meatless meatloaf made of portobello mushrooms and nuts, burritos wrapped in cabbage
leaves, and cheese-free, meat-free burgers served on breadlike sheets of sprouted
buckwheat baked 10 hours in the sun. His sister helped develop the recipes.
His celebrity clientele grew -- Robin Williams, Michael Milken,
Steve Jobs and Bryan Adams among them. He started teaching "uncooking," even
training Harrelson's O2 chef, he says. To keep up, he splits most of his time between San
Francisco and a Santa Monica community center with a raw-foods kitchen.
He's selling Organica, he says, though he'll still teach uncooking
there. "It was so much work. I just stood right there behind the counter for four
years for 15 hours a day.
"Then about a year-and-a-half later, I realized I was changing
the planet. It was like junk food, raw food, gourmet food. There were, like, nine cuisines
of the world, and now there's 10."
In Los Angeles, he works on his next career: screenwriting. He hopes
to use his raw-food talents to connect with Hollywood financial backers. And, if they
don't follow, he's still the new guru on the block preaching the gospel of clean cuisine
for long life.
"It's great to have this light feeling from eating raw,"
he says. "I needed chocolate every day of my life before. Once you eat torte made of
carob and dates, you won't even think about chocolate. And you get all this energy from
"All you have to do is change your addictions, and you're a
Organica (formerly Raw Experience Living Foods Restaurant), 1224
Ninth Ave. (near Judah Street), San Francisco; (415) 665-6519. Open for dinner, but hours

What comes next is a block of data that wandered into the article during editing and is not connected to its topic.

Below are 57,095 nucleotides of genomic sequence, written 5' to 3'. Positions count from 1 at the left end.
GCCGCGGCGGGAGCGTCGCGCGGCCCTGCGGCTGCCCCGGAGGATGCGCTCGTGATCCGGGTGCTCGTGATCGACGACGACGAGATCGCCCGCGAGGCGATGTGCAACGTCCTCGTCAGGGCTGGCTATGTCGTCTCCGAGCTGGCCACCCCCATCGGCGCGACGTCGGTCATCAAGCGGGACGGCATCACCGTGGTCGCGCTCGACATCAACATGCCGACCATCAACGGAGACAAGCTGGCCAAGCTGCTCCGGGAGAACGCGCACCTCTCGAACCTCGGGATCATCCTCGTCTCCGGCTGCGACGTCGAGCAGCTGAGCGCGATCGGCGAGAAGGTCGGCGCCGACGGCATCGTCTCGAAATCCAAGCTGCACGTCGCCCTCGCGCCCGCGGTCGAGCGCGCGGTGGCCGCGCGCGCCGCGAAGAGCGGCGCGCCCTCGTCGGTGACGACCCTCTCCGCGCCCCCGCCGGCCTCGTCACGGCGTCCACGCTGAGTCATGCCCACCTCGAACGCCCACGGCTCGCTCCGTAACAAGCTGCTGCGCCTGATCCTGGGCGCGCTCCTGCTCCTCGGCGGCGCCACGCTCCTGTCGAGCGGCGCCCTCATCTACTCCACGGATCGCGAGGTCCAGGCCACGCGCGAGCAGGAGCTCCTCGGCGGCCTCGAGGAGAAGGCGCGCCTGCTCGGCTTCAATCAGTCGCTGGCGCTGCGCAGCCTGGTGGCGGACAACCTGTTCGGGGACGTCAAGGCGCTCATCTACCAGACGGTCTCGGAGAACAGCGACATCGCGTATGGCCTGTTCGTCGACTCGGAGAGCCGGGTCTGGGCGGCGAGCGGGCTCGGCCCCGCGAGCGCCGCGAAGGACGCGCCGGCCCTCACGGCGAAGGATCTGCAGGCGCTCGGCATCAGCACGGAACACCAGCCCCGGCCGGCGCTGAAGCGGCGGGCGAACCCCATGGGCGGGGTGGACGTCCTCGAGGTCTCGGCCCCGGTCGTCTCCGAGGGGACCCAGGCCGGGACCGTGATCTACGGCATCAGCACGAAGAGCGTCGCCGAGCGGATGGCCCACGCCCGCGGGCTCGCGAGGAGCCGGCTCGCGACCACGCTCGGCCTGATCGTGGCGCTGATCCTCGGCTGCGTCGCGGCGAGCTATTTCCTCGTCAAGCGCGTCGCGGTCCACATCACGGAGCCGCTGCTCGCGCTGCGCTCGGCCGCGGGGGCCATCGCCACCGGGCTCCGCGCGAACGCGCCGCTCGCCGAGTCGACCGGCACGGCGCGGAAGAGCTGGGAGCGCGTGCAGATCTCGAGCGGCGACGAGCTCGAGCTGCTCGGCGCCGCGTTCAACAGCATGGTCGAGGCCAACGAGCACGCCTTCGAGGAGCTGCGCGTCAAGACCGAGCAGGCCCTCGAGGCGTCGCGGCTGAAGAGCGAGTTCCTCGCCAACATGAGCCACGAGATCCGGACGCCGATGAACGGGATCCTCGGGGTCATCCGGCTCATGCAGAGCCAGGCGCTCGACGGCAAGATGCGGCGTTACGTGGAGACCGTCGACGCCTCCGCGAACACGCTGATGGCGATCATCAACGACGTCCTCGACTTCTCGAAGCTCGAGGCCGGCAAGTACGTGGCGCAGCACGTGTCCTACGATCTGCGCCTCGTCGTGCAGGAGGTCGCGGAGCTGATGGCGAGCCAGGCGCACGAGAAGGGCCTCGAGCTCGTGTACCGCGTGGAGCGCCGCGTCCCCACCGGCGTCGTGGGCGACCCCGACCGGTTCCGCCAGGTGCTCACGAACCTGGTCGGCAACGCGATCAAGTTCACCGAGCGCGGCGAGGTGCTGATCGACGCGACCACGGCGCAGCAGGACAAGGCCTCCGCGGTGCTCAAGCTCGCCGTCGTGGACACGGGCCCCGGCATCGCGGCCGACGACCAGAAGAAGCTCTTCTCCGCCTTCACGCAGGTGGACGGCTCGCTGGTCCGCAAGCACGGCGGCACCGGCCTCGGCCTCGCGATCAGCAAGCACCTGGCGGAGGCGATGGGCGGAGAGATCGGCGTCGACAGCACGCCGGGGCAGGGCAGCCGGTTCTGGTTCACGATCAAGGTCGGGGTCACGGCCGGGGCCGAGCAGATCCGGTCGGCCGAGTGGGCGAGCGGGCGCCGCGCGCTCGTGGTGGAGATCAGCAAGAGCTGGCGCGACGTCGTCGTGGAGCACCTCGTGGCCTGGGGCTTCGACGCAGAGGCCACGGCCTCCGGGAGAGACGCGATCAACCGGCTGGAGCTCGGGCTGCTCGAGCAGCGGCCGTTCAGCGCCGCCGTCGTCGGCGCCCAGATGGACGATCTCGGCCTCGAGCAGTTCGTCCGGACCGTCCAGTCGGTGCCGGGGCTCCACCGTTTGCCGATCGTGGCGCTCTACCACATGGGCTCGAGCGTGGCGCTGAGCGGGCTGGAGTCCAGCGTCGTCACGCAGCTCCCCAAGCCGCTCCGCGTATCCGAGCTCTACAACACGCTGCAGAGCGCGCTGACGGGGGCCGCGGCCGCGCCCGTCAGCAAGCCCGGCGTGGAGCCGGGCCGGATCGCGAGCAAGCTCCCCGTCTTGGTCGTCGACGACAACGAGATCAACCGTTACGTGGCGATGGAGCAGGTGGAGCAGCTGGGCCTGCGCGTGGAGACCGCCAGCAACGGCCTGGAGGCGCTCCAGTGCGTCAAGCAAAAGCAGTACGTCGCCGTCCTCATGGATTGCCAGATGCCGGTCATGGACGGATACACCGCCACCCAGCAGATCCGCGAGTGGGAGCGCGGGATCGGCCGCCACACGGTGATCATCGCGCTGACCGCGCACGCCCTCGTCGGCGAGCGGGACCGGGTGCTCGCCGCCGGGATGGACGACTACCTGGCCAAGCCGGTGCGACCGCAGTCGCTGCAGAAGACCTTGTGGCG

LOOK BEFORE YOU LEAP INTO VEGAN
If you're thinking about living on raw alone, you'll need to prepare
before jumping in.
That's because a plants-only diet requires careful balance.
"If you're going to a vegan diet, go to a registered dietitian
or your doctor to make sure you're meeting your dietary needs," says Tammy Baker, a
registered dietitian and spokesperson for the American Dietary Association, a national
"With careful planning and supplements, you can make a vegan
diet work. All it would take to learn how would be one visit to a doctor or a
For a wealth of basics about raw-foods diets, visit the "Living
and Raw Foods" community Web site at www.living-foods.com.
The site also will lead you to a page of information about a Bay Area raw-foodists group,
San Francisco Living Foods Enthusiasts. Reach the group's activities hot line at (415)
From "Raw: The Uncook
Book," by Juliano with Erika Lenkert (HarperCollins Publishers Inc., 1999; 288
-- 1 1/2 cups Whipped Cream (see recipe) -- 1 cup sliced
-- 1/2 cup other berries (optional)
-- 2 tablespoons maple syrup
-- 1 tablespoon chocolate mint
INSTRUCTIONS: In a serving bowl, combine the whipped cream and
berries and mix well. Drizzle the maple syrup over it and garnish with chocolate mint.
PER SERVING: 655 calories, 12 g protein, 57 g carbohydrate, 47 g fat
(4 g saturated), 0 mg cholesterol, 15 mg sodium, 6 g fiber.
Juliano says: "To make the ultimate Whipped Cream, I like
walnuts and/or cashews best. You can use any type of nuts, but they must be raw."
Expect a slightly grainy texture and a light-brown color from the nuts.
-- 1 1/2 cups raw walnuts, cashews or nuts of your choice
-- Filtered water for soaking nuts
-- 1/2 cup fresh-squeezed orange juice
-- 2 tablespoons maple syrup
-- A few drops of almond extract (optional)
INSTRUCTIONS: Put nuts in a container filled with enough water to
cover; let soak for at least 2 hours. Drain. Place nuts in a blender; add orange juice,
maple syrup and, if you wish, a few drops of almond extract. Blend, scraping down sides of
blender jar with a rubber scraper to help cream turn over. Stop and check for sweetness
and consistency; add more water if cream is still too stiff. Continue blending until
fluffy and smooth.
Yields 1 1/2 cups.
PER TABLESPOON: 45 calories, 1 g protein, 3 g carbohydrate, 4 g fat
(0 g saturated), 0 mg cholesterol, 1 mg sodium, 0 g fiber.